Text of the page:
Can You Please Wait A Damn Second Before Calling 911

charles kinsey

I’m sure you’ve seen the latest incidence of unnecessary police brutality – a black healthcare professional named Charles Kinsey who was shot while on the ground with his hands up as he desperately tried to calm his autistic patient. I hope you’re outraged and appalled. And I hope you’re tired of the violence. I am.

I’m not black, but I am a brown mother of brown boys who will grow up to be brown men, and I need you to hear me when I say that I fear for their lives, not because I expect them to do something wrong that will lead to a confrontation with the police, but because I fear that you – you being someone in the general public – will perceive them as a threat where no threat exists, and will call 911 for absolutely no damn reason. If you are reading this and are thinking to yourself, “Of course I would call 911 if there was cause for alarm!” then I am talking to you. Please don’t. At least not until you truly assess the situation. Continue reading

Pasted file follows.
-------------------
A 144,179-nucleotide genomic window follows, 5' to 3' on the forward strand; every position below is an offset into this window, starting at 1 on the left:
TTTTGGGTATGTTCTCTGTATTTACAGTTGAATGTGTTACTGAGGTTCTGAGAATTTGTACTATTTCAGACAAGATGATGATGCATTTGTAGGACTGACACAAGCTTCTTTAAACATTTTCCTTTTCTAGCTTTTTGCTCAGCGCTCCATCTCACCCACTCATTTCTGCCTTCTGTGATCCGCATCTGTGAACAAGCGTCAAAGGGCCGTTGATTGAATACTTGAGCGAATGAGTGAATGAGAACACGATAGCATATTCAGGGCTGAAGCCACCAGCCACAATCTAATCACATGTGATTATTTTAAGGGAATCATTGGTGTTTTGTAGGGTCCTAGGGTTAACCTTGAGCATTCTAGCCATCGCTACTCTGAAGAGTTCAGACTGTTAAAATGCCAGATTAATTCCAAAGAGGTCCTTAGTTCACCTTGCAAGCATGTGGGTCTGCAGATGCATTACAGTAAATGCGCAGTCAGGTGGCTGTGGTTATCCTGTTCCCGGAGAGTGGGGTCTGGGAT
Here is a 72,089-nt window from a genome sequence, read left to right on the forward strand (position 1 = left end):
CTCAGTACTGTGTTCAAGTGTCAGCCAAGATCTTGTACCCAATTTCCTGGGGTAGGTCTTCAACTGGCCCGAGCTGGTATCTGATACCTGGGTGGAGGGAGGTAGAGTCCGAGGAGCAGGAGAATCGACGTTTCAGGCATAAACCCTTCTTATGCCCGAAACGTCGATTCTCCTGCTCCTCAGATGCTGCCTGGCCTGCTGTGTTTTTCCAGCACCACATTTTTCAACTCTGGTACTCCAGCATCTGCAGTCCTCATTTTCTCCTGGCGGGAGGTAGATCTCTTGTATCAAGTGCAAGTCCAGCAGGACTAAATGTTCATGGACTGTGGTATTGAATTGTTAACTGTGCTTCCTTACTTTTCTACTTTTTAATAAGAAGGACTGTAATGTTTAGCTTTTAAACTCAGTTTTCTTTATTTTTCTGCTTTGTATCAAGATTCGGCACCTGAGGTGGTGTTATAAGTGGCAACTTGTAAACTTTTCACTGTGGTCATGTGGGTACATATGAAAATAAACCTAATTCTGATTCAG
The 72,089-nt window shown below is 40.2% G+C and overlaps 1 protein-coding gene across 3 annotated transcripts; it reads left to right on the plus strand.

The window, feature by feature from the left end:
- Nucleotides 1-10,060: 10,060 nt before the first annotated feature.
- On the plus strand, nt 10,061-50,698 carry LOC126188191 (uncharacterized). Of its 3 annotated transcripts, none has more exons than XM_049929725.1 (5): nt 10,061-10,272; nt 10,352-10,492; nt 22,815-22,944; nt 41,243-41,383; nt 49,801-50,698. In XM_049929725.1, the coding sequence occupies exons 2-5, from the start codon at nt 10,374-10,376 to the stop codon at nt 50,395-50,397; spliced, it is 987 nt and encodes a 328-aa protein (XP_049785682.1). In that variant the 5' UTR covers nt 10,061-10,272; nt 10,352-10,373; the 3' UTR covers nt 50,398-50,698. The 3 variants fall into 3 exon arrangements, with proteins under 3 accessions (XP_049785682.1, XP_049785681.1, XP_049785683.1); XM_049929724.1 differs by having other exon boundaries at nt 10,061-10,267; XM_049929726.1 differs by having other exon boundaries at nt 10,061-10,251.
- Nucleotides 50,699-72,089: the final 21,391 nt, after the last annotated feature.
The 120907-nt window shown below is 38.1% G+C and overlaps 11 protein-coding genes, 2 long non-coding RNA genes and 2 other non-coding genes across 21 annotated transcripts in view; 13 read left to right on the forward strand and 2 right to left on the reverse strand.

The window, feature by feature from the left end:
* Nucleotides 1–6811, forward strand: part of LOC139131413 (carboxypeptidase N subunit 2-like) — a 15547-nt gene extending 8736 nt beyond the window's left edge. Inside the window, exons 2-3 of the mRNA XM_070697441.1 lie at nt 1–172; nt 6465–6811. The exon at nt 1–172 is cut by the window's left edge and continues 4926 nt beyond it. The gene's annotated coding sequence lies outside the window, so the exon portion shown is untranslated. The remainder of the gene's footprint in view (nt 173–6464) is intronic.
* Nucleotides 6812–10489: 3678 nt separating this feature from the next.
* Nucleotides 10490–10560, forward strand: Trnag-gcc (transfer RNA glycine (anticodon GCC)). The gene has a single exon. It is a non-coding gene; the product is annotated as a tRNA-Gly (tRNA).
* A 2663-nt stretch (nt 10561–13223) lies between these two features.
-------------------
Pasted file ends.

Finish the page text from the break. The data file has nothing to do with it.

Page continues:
Rebuking the Spirt of Fear

spirit of fear(A picture of a  white dove against a bright blue sky, with white clouds and a slight rainbow with the words:  “For God hath not given us the spirit of fear; but of power, and of love, and of sound mind.”  2 Timothy 1:7 (KJV))

Several years ago, I accompanied my youngest daughter, who was then in undergraduate school, on a trip to Cherokee, North Carolina.  By the time we arrived back at her school, it was already getting dark.  She suggested that I stay with her or that I stay with my oldest daughter who lived about an hour away.  I insisted that I needed to head to my mother’s house, which was about two and a half hours away on some rather dark, long country roads.